No. 4: Outright government takeover (call it nationalization--or "receivership" if you don't like the N-word) of insolvent banks, to be cleaned after takeover and then resold to the private sector.

Of the four options, the first three have serious flaws. In the bad-bank model (the first, above) the government may overpay for the bad assets, at a high cost for the taxpayer, as their true value is uncertain; if it does not overpay for the assets, many banks are bust, as the mark-to-market haircut they need to recognize is too large for them to bear.

Even in the guarantee-after-first-loss model (No. 2 above), there are massive valuation problems, and there can be very expensive risk for the taxpayer, as the true value of the assets is as uncertain (as in the purchase of bad assets model).

The shady guarantee deals recently done with Citigroup and Bank of America were even less transparent than an outright government purchase of bad assets, as the bad-asset-purchase model at least has the advantage of transparency of the price paid for toxic assets.

In the bad-bank model, the government has the additional problem of having to manage all the bad assets it purchased, something that it does not have much expertise in. At least in the guarantee model, the assets stay with the banks. The banks know better how to manage--and also have a greater incentive than the government to eventually work out such bad assets.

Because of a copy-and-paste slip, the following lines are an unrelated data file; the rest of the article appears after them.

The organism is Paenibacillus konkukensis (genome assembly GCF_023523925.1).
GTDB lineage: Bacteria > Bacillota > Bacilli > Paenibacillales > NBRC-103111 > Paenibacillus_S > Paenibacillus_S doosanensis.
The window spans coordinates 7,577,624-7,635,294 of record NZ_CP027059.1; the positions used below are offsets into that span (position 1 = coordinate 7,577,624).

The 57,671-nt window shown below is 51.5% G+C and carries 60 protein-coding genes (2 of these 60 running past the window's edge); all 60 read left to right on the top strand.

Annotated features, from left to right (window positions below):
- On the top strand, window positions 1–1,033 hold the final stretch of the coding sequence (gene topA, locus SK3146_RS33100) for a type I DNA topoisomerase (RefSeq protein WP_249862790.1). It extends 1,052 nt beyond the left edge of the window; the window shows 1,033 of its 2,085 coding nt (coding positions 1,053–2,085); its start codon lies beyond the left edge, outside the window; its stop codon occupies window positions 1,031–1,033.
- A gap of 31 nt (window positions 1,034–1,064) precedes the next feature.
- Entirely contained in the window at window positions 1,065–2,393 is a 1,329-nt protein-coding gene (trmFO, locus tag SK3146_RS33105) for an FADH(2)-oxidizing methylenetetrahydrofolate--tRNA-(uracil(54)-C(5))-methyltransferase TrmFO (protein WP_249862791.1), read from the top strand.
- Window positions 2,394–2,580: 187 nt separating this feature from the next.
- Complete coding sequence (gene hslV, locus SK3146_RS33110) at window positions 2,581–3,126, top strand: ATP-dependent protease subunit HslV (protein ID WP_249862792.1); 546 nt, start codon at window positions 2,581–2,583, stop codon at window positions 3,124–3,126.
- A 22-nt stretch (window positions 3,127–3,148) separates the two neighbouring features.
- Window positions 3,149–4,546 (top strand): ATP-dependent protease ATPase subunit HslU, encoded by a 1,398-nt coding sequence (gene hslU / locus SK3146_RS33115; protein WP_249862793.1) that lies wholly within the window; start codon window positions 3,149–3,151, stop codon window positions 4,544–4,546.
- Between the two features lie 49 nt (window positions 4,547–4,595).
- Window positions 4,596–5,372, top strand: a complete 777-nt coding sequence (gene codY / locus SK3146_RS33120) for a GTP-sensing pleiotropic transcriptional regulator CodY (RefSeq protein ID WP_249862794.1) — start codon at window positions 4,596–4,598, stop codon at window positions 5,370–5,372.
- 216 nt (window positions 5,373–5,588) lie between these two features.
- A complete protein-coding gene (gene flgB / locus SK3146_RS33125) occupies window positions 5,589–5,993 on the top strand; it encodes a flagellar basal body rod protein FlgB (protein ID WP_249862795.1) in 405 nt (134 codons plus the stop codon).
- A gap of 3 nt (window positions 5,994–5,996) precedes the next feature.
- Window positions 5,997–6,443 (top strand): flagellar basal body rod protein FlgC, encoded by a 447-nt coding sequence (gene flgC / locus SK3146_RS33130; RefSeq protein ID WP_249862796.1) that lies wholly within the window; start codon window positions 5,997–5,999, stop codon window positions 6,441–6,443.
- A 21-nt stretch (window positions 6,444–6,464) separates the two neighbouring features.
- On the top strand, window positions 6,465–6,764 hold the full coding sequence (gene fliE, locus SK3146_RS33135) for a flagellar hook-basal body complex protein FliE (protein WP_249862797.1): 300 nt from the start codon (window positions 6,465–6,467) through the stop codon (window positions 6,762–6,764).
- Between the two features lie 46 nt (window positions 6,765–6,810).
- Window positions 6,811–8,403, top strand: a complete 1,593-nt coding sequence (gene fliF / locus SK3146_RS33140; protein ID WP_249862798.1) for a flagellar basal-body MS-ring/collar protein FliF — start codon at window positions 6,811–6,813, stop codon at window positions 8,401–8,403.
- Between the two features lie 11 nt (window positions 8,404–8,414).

The very cumbersome U.S. Treasury proposal to dispose of toxic assets, presented by Geithner, taking the toxic asset off the banks' balance sheets as well as providing government guarantees to the private investors that will purchase them (and/or public capital provision to fund a public-private bad bank that would purchase such assets). But this plan is so non-transparent and complicated it got a thumbs-down from the markets as soon as it was announced. All major U.S. equity indexes dropped sharply.

The main problem with the Treasury plan--that in some ways may resemble the deal between Merrill Lynch and Lone Star--is the following: Merrill sold its CDOs to Lone Star for 22 cents on the dollar. Even in that case, Merrill remained on the hook in case the value of the assets were to fall below 22 cents, as Lone Star paid initially only 11 cents (i.e., Merrill guaranteed the Lone Star downside risk). But today, a bank like Citi has similar CDOs that, until recently, were still sitting on its books at a deluded value of 60 cents.

Since the government knows no one in the private sector would buy those most toxic assets at 60 cents, it may have to make a guarantee (formally or informally) to limit the downside risk to private investors from purchasing such assets. But that guarantee would be hugely expensive if you needed to convince private folks to buy at 60 cents assets that are worth only 20--or even 11--cents.

So the new Treasury plan would end up being again a royal rip-off of the taxpayer if the guarantee is excessive in relation to the true value of the underlying assets. And if, instead, the guarantee is not excessive, the banks need to sell the toxic assets at their true underlying value, implying that the emperor has no clothes.